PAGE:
Improving Police-Community Relations Through Transparency and Accountability

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Improving Police-Community Relations Through Transparency and Accountability


The Issue


Recent highly publicized police shootings and use of force incidents, and the resulting civil unrest, has both community and police leadership questioning past practices and searching for solutions.  Issues of mistrust and conflict within many communities have a long been an issue in law enforcement.

Terrence M. Cunningham, Executive Director, The International Association of Chiefs of Police stated:


There have been times when law enforcement officers, because of the laws enacted by federal, state, and local governments, have been the face of oppression for far too many of our fellow citizens. In the past, the laws adopted by our society have required police officers to perform many unpalatable tasks, such as ensuring legalized discrimination or even denying the basic rights of citizenship to many of our fellow Americans. While this is no longer the case, this dark side of our shared history has created a multi-generational — almost inherited — mistrust between many communities of color and their law enforcement agencies. Many officers who do not share this common heritage often struggle to comprehend the reasons behind this historic mistrust. As a result, they are often unable to bridge this gap and connect with some segments of their communities…” 


While the number of police officers who are guilty of misconduct, excessive force, and abuse of power is relatively small; the impact of their actions is significant and often devastating Cops And Communityto neighborhoods, community quality of life, municipal finances, and public service careers. It is clear that better strategies, tactics and tools are needed to improve police – community relations and enhance public trust.


The U.S. Conference of Mayors Report on Police Reform and Racial Justice stated:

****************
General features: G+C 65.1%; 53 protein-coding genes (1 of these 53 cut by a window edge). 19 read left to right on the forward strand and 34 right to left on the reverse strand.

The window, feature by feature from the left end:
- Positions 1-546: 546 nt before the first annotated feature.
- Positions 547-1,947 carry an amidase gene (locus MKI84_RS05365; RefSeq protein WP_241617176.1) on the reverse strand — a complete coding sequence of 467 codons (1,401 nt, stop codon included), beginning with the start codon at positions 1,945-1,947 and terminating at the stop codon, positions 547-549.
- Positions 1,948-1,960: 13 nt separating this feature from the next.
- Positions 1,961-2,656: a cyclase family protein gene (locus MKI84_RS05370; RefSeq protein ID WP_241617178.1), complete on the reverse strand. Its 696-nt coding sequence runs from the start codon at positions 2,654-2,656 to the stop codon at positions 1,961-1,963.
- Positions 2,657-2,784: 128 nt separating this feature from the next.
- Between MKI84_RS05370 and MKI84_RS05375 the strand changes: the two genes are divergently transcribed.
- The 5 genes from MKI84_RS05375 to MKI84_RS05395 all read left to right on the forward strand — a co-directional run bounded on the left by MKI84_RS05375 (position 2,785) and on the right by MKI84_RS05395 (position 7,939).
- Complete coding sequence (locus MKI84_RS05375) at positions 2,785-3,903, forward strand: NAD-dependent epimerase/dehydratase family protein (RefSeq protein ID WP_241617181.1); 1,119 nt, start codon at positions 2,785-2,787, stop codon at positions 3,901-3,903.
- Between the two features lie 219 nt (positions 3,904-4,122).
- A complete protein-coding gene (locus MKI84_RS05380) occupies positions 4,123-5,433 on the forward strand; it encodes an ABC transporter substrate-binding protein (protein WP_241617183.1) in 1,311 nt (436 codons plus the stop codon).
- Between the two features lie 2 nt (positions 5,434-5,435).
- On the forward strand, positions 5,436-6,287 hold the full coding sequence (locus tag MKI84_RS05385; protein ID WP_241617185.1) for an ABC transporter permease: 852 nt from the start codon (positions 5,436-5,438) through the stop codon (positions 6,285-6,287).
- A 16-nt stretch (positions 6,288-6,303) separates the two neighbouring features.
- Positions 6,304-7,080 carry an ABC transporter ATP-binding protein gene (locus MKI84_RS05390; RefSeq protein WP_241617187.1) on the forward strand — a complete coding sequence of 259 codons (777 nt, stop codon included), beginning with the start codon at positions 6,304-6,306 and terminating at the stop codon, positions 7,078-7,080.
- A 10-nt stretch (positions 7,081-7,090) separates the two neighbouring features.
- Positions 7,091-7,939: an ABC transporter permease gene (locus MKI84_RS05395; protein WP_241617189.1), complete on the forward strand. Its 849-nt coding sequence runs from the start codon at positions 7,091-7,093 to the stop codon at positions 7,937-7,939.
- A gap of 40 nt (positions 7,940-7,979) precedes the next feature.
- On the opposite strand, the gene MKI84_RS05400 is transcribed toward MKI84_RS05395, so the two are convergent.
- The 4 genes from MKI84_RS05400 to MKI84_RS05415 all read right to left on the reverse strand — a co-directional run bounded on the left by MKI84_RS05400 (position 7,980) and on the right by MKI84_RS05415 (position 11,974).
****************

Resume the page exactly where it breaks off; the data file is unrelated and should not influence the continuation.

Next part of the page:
True police reform will not come about through improved policies and training alone. We must ensure that police fulfill their commitments to protect the residents they serve and that police build trust and legitimacy through transparency…”.



“A strong relationship between police and the communities they serve depends on transparency and accountability.”.


The responsibility rests with community and police leadership


John A. “Jack” Calhoun in a November 20, 2016, National League of Cities article wrote:


“Municipal leaders choose what kind of policing they provide their constituents.  In recent years, more have been choosing to place greater emphasis on police-community partnerships and co-production of safety, which necessitates a strong focus on equity, transparency, accountability, shared information, and police officer training.”


Information should be easily accessible to the community.  The Presidential Task Force on 21st Century Policing recommended that “to embrace a culture of transparency, law enforcement agencies should make all department policies available for public review and  regularly post on the department’s website information about stops, summonses, arrests, reported crime, and other law enforcement data, aggregated by demographics.”.


The Challenge


Police agencies are dynamic organizations that collect and store an overwhelming amount of data.  Gathering, formatting, and communicating data to the public in an understandable format, and converting data into actionable intelligence that allows leadership to establish internal compliance by creating a culture of accountability, is a near impossible task.  As the chief of a small police agency stated “it takes a research project” to locate data, correlate it, and report on issues of community interest and importance.


A consistent concern of many chiefs is that information, key documents, and vital performance indicators are not available in a timely fashion, often “fall through the cracks” and are lost in an ever-growing sea of data and daily demands.


Our Mission


At Altovista Technology our mission is to make our communities safer and better places to live.  We do this by helping police agencies enhance accountability, ensure policy compliance, create transparency, and restore the positive image of policing.


Altovista’s Arx Alert Solution


To improve your community’s perception of their police department, we have created a cloud-based software that utilizes your data to create a public facing transparency dashboard to keep your community aware of policing activity. The Arx Alert Community Transparency Dashboard integrates with existing systems and is designed to provide your community with timely data in an easy to understand format.Arx Dashbaord


The Arx Alert Management Awareness Platform, provides a 360-degree view of every officer, every activity, every day. Empowering agencies to enhance accountability and ensure that data vital to all aspects of police management, officer wellness, and risk reduction, is readily available, easily accessible, manageable and analyzed.